“Touched by this affecting circumstance, Germanicus resolved to pay the last human office to the relics of that unfortunate commander [Quintilius Varus] and his slaughtered soldiers.” 22
They found the place where Varus was killed and buried. They also gathered up the bones of their former comrades, buried them with honor, and then raised up “a monument to the memory of the dead.” 23 Germanicus and all the troops considered themselves as performing the last obsequies to their kindred, and their brother soldiers. Thus, Quintilius Varus and his fallen legions were all given an honorable Roman burial.
What has this, however, to do with the inscription found at Tibur? In every way, a great deal. Sufficient time had passed for Quintilius Varus and his troops to be honored for their defense of the homeland.
There are good reasons for believing this. Quintilius Varus had been close to Tiberius. He was co-consul with him in 13 B.C.E. Not only that, a recent discovery of a fragment of papyrus, which gives a funeral oration of Augustus at the death of Agrippa (in 12 B.C.E.), records that Quintilius Varus and Tiberius were brothers-in-law. 24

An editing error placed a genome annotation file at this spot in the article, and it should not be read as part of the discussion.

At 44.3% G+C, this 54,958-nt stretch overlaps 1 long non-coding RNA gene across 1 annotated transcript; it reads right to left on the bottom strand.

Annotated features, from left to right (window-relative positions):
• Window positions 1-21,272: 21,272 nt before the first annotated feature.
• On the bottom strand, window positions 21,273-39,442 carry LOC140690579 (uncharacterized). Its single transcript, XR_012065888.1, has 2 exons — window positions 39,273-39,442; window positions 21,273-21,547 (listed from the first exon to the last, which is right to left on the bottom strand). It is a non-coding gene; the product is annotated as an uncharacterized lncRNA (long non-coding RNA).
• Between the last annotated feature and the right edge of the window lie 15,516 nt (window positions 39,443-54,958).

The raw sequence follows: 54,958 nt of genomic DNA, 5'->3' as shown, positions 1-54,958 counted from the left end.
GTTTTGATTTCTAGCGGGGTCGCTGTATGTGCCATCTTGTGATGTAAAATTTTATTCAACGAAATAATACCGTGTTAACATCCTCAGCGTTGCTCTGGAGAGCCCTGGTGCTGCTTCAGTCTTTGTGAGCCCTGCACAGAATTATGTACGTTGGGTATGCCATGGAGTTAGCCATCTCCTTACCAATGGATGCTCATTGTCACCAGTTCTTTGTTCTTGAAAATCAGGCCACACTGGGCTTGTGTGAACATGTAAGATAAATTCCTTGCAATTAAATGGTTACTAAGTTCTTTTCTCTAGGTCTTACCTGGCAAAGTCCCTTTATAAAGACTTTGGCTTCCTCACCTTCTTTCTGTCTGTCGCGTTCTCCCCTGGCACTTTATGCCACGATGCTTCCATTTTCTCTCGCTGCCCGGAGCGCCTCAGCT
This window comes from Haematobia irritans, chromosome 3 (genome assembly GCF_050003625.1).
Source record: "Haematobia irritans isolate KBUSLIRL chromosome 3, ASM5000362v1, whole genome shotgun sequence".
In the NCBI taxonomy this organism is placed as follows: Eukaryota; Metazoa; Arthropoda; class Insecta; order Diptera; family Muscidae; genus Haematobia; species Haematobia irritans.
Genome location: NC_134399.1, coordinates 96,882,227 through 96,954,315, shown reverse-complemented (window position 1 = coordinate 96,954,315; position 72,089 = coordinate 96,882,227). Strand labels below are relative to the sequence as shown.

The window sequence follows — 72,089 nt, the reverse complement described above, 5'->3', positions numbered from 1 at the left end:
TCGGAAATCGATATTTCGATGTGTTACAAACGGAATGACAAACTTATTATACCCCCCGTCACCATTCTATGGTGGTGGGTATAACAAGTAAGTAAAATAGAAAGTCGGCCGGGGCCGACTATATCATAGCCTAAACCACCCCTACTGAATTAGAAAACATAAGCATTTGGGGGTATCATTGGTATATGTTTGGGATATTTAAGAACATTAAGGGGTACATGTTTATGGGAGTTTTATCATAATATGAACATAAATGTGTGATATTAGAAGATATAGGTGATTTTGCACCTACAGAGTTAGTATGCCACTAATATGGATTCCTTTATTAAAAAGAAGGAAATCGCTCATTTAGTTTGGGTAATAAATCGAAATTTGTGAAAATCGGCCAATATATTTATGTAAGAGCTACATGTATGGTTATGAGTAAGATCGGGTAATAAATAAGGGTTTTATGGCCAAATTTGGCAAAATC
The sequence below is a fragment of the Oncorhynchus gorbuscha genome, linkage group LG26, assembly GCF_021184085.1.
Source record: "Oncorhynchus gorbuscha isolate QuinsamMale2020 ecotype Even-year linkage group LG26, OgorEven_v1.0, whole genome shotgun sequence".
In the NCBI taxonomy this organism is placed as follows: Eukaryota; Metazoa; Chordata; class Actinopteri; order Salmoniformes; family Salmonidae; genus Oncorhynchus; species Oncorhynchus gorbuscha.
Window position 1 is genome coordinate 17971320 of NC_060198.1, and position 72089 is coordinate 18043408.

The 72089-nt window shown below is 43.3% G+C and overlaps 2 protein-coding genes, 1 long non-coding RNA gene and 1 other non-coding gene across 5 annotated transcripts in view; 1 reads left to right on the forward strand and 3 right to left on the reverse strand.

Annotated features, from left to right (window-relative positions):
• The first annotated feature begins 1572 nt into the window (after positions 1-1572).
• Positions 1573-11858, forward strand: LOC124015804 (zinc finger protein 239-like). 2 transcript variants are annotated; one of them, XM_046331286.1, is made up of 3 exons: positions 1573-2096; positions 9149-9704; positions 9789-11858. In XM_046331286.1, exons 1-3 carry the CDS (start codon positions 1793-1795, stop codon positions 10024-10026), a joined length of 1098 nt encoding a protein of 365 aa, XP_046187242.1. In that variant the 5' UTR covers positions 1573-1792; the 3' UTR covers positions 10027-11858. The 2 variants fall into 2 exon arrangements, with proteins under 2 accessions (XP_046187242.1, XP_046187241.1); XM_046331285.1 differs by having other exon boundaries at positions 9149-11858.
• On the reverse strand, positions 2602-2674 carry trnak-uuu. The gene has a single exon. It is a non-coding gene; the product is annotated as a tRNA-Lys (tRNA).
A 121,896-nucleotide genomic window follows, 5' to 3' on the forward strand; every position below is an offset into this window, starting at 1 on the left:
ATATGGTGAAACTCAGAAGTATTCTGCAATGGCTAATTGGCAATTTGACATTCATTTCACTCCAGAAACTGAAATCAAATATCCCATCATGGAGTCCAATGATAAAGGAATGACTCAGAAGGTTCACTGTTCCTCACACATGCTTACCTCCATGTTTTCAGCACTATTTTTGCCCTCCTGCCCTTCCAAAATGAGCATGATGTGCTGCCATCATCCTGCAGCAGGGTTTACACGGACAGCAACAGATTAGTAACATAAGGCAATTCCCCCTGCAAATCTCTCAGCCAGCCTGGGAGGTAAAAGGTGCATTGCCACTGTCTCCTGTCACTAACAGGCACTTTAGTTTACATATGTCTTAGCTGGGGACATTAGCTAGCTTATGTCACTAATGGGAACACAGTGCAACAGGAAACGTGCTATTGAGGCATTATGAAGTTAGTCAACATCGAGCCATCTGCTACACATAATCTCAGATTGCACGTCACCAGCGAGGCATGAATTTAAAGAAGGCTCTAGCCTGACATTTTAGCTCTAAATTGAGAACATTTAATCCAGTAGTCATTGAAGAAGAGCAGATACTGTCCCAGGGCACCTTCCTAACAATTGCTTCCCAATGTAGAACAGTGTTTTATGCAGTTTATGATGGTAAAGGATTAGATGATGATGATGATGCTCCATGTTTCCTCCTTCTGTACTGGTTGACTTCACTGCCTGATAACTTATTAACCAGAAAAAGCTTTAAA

Normally, one would think such relationships would make the two men close friends. And besides that, the son of Varus was the son-in-law of Germanicus, who honored Varus in Germany. Varus’ son was also a great-nephew of Tiberius, as Tacitus said he was “nearly related to the emperor.” 25 There would have been every reason for a sepulchre inscription of some kind to be raised up at Tibur for Varus after the death of Augustus. And indeed, we have the express statement by Velleius Paterculus that Varus was given a burial with honor at the tomb of his family. 26